POLAR 2018

                          15. - 26. Juni 2018
                            Davos, Schweiz

 

POLAR2018 ist eine gemeinsame Konferenz des Scientific Committee on Antarctic Research (SCAR) und des International Arctic Science Committee (IASC). Die SCAR Sitzungen, die Arctic Science Summit Week (ASSW) und die Open Science Conference werden von der Eidgenössischen Forschungsanstalt für Wald, Schnee und Landschaft (WSL) unter der Schirmherrschaft des Schweizer Komitees für Polar- und Hochgebirgsforschung beherbergt.

Das Deutsche Arktisbüro trägt zum Konferenzprogramm mit einem Mini-Symposium bei, das sich auf die Schnittstelle zwischen Wissenschaft und Arktis- bzw. Antarktispolitik konzentriert:


Polar Science and Policy: Status and future challenges

Thursday, 21 June 2018, 11am – 12.30pm

Main Audience: Polar scientists and policy makers

A sound scientific basis is the key to developing appropriate and effective policy-responses. Creating the conditions for science-based decision-making requires a two-way communication between researchers and policy-makers. To translate new polar scientific findings into policy recommendations supporting an evidence-based agenda, researchers should not only communicate their findings but must also listen to and address policy-makers´ questions.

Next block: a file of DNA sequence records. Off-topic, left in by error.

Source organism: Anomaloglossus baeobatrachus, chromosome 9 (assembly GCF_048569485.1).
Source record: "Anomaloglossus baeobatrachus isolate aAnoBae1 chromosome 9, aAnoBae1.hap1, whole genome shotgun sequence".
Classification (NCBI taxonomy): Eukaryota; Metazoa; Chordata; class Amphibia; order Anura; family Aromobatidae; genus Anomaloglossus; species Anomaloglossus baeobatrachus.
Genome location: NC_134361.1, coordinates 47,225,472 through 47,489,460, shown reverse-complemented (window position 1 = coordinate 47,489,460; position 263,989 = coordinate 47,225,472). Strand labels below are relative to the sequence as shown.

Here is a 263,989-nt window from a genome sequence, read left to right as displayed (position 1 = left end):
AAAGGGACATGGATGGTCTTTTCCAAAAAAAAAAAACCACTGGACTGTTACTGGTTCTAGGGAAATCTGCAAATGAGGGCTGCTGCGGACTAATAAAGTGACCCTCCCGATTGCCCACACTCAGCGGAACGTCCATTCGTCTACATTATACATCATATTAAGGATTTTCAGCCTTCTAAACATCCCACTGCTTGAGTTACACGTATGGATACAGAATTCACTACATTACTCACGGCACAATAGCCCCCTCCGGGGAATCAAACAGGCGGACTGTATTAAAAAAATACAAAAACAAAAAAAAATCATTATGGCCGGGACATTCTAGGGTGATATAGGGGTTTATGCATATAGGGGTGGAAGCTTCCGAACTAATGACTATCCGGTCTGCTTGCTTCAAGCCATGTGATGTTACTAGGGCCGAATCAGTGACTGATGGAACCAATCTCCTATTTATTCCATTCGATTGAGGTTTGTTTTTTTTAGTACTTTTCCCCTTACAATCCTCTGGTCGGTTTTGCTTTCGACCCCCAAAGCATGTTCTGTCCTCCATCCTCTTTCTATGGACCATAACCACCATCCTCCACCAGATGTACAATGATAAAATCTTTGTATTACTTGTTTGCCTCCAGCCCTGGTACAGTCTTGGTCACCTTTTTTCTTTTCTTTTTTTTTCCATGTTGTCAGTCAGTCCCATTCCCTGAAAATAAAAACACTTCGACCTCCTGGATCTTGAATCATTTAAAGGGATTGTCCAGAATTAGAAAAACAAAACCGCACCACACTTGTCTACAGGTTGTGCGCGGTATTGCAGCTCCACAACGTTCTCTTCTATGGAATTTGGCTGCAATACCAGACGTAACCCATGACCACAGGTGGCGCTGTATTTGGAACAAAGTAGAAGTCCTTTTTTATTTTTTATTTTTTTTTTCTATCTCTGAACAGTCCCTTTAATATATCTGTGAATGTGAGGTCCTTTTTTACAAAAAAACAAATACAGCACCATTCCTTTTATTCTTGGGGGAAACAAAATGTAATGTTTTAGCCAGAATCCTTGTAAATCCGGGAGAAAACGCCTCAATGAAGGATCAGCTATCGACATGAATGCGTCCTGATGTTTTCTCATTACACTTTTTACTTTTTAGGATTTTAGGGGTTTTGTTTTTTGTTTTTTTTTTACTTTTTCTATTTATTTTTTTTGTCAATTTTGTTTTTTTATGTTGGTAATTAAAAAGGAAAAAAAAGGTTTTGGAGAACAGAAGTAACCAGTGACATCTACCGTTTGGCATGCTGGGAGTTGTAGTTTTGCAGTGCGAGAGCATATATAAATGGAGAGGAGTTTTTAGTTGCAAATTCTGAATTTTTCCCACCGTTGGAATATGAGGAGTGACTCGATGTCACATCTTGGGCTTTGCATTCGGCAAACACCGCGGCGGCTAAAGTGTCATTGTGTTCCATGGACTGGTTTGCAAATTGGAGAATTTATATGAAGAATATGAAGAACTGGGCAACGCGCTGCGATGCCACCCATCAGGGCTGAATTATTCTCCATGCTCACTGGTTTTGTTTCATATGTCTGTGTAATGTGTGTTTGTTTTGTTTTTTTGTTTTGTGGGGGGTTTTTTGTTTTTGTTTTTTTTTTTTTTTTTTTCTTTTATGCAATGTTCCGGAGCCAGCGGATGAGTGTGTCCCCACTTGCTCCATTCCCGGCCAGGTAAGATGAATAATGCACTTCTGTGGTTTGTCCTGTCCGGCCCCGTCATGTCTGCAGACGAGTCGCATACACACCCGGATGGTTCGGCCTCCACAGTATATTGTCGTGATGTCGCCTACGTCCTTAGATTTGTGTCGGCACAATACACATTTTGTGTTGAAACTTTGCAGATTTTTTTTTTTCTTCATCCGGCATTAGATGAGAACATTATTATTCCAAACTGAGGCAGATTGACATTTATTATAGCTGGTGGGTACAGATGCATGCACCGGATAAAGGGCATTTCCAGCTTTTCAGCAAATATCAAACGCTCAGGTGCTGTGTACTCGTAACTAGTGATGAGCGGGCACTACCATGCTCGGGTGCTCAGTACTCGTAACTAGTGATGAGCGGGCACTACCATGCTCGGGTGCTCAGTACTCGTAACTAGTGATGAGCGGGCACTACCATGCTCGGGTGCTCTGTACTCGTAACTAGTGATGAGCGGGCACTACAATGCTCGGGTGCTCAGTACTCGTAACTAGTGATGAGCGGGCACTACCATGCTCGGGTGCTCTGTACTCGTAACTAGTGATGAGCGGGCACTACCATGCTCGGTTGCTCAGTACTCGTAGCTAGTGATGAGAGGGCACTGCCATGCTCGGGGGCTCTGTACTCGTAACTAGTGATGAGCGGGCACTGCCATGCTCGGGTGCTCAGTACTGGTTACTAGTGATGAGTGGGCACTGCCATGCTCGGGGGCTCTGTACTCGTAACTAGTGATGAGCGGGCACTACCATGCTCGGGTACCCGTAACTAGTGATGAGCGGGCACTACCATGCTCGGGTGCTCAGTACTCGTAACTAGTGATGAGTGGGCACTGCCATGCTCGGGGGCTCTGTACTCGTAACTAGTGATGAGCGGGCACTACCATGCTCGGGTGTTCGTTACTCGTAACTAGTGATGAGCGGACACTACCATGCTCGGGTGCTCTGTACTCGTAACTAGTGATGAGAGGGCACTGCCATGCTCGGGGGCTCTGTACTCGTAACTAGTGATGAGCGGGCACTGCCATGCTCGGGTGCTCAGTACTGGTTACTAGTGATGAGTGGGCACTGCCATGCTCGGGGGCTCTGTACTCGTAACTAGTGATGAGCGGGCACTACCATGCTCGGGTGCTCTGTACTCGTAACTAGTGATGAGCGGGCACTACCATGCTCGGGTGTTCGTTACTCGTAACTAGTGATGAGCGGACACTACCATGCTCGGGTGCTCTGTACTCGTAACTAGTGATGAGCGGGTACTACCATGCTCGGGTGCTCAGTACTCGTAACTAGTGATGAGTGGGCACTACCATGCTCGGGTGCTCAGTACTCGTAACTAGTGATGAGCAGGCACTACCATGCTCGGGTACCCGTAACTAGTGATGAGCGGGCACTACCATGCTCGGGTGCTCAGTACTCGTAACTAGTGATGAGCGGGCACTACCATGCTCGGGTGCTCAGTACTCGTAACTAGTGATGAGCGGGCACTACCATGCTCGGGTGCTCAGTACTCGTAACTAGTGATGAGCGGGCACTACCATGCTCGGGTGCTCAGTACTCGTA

The Polar 2018 conference, assembling the latest science from both Polar Regions, presents an ideal venue to facilitate this science-policy dialogue while assessing the challenges that they face now and in the coming future. Both IASC (International Arctic Science Committee) and SCAR (Scientific Committee on Antarctic Research) are well connected to the main political bodies in the Polar Regions, namely the Arctic Council and the Antarctic Treaty system, and providing scientific advice to policy makers is an integral part of their mission. IASC has recently established an Action Group dealing with the science-policy interface and SCAR has a standing committee on the Antarctic Treaty System (SC-ATS).

This mini-symposium will include short presentations of Arctic and Antarctic researchers and policy-makers, followed by a panel discussion. The focus will not be on communicating scientific findings but rather on analyzing some success stories from the Polar Regions, such as the Protocol on Environmental Protection to the Antarctic Treaty (also known as the Madrid Protocol) and the Arctic Council Agreement on Enhancing Scientific Cooperation in the Arctic, among others. High-level policy-makers from both the Arctic and Antarctic will present their views on how science should be used for evidence-based decision-making and provide guidance to Polar scientists on research topics that requests their input.

Organizers

Volker Rachold, German Arctic Office, Alfred Wegener Institute (Germany);
Jose Xavier, University of Coimbra (Portugal) and British Antarctic Survey (United Kingdom)